Ankara is still seeking the extradition of eight military officers who fled to Greece seeking political asylum as the coup began to falter.

Coup vs coup

Egypt blocked a United Nations Security Council statement on Saturday condemning the attempted coup in Turkey that called on all sides to "respect the democratically elected government of Turkey," diplomats said.

Amr Aboulatta, Egypt's ambassador to the UN, told Reuters: "We proposed different language that respects democratic and constitutional principles, but the Americans refused to engage."

Statements by the 15-member Security Council must be agreed by consensus.

Diplomatic sources said Egypt believed the council was "in no position to qualify, or label that government - or any other government for that matter - as democratically elected or not".

Egypt’s current president is Abdel Fattah al-Sisi, an army general who came to power following a military coup in 2013 against Egypt’s first democratically elected president, Mohammed Morsi, who hailed from the Muslim Brotherhood.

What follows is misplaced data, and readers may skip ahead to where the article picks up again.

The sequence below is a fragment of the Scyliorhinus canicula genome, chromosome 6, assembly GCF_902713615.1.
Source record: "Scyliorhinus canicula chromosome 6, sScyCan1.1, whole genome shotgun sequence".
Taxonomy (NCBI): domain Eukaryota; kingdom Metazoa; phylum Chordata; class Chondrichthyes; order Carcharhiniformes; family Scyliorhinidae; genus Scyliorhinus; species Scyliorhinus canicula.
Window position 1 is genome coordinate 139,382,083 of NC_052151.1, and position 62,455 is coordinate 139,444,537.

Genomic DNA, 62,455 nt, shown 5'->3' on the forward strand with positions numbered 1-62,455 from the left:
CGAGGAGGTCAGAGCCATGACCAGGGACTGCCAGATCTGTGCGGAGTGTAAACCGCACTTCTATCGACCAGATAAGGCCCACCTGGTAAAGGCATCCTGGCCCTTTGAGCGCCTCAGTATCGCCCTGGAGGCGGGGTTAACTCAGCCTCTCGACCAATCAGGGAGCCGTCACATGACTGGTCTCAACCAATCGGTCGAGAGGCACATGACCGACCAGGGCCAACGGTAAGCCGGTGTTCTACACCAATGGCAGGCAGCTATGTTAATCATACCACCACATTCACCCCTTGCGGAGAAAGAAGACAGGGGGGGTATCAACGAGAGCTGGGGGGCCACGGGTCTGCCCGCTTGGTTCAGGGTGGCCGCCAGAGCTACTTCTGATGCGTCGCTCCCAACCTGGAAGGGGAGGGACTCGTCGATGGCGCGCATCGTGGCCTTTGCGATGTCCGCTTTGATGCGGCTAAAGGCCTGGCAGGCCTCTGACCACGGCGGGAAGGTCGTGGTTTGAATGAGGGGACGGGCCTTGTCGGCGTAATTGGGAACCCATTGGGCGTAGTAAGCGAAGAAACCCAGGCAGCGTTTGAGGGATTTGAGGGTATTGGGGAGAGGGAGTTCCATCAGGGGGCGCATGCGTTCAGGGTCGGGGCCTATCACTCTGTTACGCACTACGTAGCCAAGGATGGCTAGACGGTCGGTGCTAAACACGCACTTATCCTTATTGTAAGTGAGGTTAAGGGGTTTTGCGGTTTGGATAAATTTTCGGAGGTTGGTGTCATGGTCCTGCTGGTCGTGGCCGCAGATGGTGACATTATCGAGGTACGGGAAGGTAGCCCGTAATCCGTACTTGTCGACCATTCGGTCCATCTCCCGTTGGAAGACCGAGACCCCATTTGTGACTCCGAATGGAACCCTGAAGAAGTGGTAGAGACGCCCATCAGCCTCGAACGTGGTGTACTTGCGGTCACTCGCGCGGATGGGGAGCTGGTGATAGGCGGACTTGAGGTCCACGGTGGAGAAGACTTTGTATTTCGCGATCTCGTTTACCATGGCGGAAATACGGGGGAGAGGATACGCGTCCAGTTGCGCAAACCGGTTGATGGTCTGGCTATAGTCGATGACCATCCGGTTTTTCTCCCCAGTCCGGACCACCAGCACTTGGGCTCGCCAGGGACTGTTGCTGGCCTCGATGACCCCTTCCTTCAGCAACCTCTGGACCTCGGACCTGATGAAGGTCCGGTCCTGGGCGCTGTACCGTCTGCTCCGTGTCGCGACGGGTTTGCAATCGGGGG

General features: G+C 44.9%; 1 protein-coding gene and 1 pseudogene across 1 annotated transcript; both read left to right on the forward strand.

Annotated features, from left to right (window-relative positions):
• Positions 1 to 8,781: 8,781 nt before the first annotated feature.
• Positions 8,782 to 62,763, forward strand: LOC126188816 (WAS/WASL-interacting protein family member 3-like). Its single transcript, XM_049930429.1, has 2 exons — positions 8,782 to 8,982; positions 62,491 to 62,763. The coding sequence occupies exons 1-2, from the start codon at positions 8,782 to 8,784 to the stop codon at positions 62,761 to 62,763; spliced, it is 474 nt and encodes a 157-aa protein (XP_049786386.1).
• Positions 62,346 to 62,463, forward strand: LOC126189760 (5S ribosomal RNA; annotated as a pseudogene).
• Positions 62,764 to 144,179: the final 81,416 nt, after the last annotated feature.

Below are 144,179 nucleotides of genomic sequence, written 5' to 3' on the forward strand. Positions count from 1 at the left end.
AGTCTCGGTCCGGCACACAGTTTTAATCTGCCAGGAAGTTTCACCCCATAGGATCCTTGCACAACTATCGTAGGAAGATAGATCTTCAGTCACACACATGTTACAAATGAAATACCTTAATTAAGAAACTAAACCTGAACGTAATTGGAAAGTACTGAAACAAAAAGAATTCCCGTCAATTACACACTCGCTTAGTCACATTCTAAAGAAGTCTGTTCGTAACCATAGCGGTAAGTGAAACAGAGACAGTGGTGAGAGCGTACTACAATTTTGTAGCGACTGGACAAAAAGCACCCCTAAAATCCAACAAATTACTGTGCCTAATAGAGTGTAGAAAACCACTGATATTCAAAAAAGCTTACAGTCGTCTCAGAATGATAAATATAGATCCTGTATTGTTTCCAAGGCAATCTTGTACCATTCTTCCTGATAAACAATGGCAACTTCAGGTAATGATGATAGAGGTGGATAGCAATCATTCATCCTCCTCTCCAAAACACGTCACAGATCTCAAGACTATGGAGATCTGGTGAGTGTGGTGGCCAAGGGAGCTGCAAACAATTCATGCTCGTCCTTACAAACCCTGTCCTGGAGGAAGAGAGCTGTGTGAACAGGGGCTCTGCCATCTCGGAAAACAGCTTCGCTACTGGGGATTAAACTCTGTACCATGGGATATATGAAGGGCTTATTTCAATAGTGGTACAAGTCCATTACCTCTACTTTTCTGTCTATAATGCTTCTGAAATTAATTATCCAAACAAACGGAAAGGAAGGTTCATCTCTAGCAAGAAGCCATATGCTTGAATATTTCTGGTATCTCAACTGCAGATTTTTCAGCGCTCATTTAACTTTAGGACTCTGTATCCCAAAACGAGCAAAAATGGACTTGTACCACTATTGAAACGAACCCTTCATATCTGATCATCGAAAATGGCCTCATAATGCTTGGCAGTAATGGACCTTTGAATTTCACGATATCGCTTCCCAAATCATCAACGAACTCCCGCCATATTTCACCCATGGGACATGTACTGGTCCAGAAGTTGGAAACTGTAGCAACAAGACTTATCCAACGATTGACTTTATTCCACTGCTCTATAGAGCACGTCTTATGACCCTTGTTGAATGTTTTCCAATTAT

Turkey’s ruling and socially conservative Justice and Development Party (AKP) supported the Muslim Brotherhood in Egypt.

Egypt proposed changing "respect the democratically elected government of Turkey" to "respect the democratic and constitutional principles and the rule of law," but the US and others on the UNSC were unconvinced, and negotiations on the text swiftly ended afterwards, according to diplomat.

The Egyptian foreign ministry said that it was "surprised that its proposed amendment was not taken up, and with the claim that it is obstructing the release of the statement".

Turkey between US and Russia

Turkish Labour Minister Suleyman Soylu accused the US on Saturday of being behind the attempted coup.